When you are doing your estate planning, one possible option you may consider for your beneficiaries is a specific type of trust. Incentive trusts are both motivational and conditional because the trust grantor (you) creates the terms and milestones the beneficiaries must meet in order to receive disbursements of funds.
These types of trusts frequently are used by the wealthy scions of families to assure their descendants do not lead dissolute lives, which sometimes occurs with the “idle rich.” However, you don’t have to be a Rockefeller for your family to benefit from an incentive trust.
What’s the role of the trustee?
Trust grantors should give quite a bit of thought to whom they appoint as the trustee of an incentive trust. Not only does the trustee manage the trust assets, but they also sometimes have to use their discretion when determining whether the terms of the trust have been met.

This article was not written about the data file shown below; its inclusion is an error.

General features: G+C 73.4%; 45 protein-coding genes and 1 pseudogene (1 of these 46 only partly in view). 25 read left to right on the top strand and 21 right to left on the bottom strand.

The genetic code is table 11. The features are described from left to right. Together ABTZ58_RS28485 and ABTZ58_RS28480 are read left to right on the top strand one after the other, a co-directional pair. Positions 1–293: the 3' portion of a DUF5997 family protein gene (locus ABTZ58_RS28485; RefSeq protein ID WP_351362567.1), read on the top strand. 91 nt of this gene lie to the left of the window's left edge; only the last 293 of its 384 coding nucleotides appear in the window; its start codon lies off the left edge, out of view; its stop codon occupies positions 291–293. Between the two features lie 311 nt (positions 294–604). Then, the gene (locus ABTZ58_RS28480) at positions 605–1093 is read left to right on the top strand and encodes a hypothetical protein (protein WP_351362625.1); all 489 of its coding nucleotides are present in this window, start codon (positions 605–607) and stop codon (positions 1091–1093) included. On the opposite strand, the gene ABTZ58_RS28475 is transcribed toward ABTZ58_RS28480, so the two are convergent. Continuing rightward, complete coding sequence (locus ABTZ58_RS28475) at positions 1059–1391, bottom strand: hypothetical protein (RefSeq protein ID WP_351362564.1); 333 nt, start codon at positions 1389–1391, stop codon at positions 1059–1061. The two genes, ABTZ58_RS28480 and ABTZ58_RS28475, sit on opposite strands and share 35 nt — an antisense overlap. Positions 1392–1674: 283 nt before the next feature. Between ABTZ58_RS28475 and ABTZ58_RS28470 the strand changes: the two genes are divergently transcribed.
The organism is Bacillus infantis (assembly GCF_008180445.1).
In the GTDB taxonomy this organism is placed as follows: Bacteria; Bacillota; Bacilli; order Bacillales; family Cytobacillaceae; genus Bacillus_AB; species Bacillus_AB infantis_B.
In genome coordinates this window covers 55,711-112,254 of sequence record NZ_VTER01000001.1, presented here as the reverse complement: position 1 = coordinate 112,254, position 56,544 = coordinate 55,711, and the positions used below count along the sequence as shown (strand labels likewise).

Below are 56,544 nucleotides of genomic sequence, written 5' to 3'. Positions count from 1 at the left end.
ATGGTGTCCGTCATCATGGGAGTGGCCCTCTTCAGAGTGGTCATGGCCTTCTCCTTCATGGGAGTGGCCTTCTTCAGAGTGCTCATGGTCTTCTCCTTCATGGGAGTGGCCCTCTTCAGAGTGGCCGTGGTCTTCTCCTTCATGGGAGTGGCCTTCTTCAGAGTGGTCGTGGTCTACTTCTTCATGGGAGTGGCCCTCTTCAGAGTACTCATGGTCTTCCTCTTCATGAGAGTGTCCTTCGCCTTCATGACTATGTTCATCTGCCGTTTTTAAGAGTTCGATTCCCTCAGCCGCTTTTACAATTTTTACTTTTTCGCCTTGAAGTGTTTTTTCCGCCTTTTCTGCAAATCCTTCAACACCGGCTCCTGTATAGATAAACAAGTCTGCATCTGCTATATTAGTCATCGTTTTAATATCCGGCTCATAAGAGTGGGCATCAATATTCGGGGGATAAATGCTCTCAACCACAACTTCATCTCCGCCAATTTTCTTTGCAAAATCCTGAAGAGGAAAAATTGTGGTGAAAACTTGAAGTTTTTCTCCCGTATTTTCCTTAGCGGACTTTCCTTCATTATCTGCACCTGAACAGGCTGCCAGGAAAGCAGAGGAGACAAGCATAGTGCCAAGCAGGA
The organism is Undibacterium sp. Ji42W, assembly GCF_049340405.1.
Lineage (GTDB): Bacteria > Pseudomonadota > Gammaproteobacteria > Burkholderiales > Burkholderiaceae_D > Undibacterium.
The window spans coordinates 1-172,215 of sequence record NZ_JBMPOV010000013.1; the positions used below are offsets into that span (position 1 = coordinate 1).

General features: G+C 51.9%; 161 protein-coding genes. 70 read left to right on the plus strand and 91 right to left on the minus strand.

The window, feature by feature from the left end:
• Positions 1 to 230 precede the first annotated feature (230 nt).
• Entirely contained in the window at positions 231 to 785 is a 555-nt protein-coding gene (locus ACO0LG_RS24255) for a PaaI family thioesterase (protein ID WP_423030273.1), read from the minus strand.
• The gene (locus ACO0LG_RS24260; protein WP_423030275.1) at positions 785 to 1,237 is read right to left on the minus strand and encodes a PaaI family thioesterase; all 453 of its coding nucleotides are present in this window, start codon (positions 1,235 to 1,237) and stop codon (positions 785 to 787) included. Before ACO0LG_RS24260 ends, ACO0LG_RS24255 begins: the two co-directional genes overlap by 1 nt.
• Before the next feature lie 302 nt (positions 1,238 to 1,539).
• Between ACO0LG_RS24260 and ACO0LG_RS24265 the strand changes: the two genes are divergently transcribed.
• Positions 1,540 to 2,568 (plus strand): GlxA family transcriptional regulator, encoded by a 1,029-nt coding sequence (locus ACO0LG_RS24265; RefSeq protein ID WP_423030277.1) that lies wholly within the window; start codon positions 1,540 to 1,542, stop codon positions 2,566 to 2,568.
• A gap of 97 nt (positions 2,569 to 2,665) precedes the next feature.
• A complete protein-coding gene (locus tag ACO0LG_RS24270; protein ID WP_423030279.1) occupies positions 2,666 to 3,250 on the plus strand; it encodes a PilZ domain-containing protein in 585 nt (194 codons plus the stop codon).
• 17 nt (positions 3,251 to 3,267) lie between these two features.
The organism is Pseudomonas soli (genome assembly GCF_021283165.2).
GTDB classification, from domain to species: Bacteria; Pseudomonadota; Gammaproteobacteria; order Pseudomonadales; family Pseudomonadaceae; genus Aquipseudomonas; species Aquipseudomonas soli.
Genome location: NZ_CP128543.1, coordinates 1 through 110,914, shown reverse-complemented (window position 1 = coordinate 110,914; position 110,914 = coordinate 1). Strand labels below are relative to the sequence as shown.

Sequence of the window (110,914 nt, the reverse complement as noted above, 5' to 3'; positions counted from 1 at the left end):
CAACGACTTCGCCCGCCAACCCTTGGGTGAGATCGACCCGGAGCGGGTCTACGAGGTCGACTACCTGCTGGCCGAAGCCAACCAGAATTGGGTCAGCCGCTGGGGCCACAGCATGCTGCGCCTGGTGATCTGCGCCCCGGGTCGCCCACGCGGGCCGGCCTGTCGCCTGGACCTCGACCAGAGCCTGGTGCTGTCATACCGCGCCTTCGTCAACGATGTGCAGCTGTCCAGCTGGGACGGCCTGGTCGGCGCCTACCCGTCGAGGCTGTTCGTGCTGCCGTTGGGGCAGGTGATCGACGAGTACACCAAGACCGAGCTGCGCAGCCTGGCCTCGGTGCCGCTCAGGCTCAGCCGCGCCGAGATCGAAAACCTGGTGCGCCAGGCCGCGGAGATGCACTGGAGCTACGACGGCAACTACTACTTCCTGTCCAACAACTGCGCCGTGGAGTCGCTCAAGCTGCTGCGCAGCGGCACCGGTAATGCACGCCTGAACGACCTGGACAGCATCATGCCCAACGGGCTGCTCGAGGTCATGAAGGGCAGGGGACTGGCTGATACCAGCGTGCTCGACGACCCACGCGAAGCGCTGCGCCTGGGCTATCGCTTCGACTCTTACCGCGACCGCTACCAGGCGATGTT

What are the terms of an incentive trust?
That’s up to you as the trust grantor. Perhaps you want to ensure that all your grandchildren obtain a college degree in order to access their trust funds or that your beneficiaries must be gainfully employed in order to receive disbursements. You might also stagger disbursements with life events, e.g., marriage, the birth of children, etc.
What are the potential problems with incentive trusts?
Because we can’t see into the future, there is no way of knowing what obstacles could prevent your beneficiaries from meeting their goals. A grandchild could be badly injured in an accident and never able to graduate from college as a consequence. Another might never marry or be able to bear or sire children.
Your estate planning attorney can work with you to draft an incentive trust with enough flexibility for the trust to accommodate scenarios like these and still be fair to your beneficiaries.